“I always expected to be a cop. It’s the life around me I didn’t expect to fall apart so spectacularly.” —Mare Sheehan
The star power of Kate Winslet brings to mind film characters like Rose, that gutsy, first-class passenger on the Titanic. Or the passionate, young Marianne Dashwood in Sense and Sensibility. Or the lone fossil hunter Mary Anning in Ammonite. But as police detective Mare Sheehan in Mare of Easttown, Winslet stretches her remarkable acting chops toward a blue-collar community called Easttown, Pennsylvania. And it might be her most impressive role yet.
Winslet trades her crisp British diction for a Philly dialect (which drew praise from locals). She abandons red-carpet sequins for a fashion-free “wardrobe” with a hint of lumberjack that she probably slept in. Lunch is cheesesteak or pizza from Wawa while driving her patrol car. And dinner is whatever is in the fridge, like cheese food in a spray can.
As the series opens, we learn that one of Easttown’s young women has been missing for a year. This unsolved case haunts the town. And it weighs heavily on Mare, Easttown’s only police detective, whose long investigation came up empty. But even as we, the viewers, are processing this cold-case mystery, another crime befalls Easttown. And this one is almost as challenging to solve, not for lack of clues but for so many suspects to rule out. And all those potential perpetrators keep us wondering whodunnit.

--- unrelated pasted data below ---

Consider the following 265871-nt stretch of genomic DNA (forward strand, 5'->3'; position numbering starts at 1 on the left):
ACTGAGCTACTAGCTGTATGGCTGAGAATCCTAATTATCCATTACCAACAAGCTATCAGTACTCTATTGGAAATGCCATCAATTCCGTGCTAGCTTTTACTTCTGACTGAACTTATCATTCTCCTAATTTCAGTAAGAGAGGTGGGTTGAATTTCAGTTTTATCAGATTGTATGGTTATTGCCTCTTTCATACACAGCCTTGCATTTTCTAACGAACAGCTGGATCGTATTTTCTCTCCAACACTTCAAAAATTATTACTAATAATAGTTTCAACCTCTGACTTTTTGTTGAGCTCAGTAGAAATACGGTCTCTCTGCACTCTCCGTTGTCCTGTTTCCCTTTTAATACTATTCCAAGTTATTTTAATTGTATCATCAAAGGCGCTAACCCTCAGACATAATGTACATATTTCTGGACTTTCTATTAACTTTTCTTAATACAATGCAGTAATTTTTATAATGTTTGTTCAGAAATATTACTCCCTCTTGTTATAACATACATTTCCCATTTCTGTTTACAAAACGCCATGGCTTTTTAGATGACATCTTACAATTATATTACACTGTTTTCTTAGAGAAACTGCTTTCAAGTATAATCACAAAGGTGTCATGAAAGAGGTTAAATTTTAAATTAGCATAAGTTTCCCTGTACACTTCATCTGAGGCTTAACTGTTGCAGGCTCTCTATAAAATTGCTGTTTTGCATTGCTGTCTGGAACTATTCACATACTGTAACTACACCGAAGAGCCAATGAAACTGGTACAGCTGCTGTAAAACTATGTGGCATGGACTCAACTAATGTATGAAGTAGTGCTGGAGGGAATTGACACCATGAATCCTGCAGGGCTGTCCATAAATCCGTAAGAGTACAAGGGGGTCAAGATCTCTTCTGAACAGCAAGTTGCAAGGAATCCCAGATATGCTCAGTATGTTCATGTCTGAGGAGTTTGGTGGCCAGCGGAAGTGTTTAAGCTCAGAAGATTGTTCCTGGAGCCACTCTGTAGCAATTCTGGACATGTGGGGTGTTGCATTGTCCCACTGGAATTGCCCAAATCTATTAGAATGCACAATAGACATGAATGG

Mare Sheehan is a complicated character. As Easttown’s only police detective, she is dedicated to serving her community. And since Easttown is also her hometown, she is acquainted with or related to most of its residents, which makes investigations awkward, though it sometimes adds to the comic relief scattered throughout each intense episode.
Mare is a troubled person, weighed down by guilt, grief, and the burden of responsibility that she bottles up and tries to carry alone. And that kind of pain can steer those who suffer toward soothing remedies that become bad habits. Mare’s vice is vaping. But her coping defense is her harsh communication style that pushes people away and keeps them at a distance. She can be cold, curt, dismissive, and unfiltered, which gives her the safety of privacy and an emotional shield. Yet underneath it all, Mare has empathy, compassion, and the need to shed her burden. We can count on one hand the number of times she lets herself smile.
From writer and creator Brad Ingelsby (The Way Back), Easttown hits it out of the park. And it’s inspired by the writer’s own Pennsylvania roots in Easttown township, just beyond the series’ filming location. So how did he create such exceptional entertainment? Let us count the ways. With an intricate, suspenseful, unpredictable story. Smart dialogue. A talented cast and memorable characters. And the layers of mystery that gather like storm clouds and twist our expectations.
Director Craig Zobel (Westworld, The Leftovers) draws the best out of each member of this large cast. Jean Smart (Designing Women, Hacks) plays Mare’s feisty mom, who is helping to raise the kids since Mare’s divorce. The phenomenal Guy Pearce plays Mare’s persuasive love interest. He gains some of her trust, and he’s the only character who is not from Easttown. And Evan Peters (X-Men, WandaVision) plays Detective Colin Zabel, recruited to help Mare investigate the town’s unsolved crimes. A kind, patient, forgiving young man, Zabel asks Mare’s daughter Siobhan (Angourie Rice) if she can offer any tips for getting along with her mother; Siobhan recommends lowering his expectations.
And now, the disclaimer. HBO airs one Easttown episode per week, the old-fashioned way, with the finale scheduled for the end of May. Which means as of this writing, I have viewed five of the seven episodes of this limited series. And as Game of Thrones has proven, it’s risky to praise a TV series before we know what’s behind doors #6 and #7. But I’m taking my chances, and so should you. RATING: A
Available on HBO Max and other streaming services.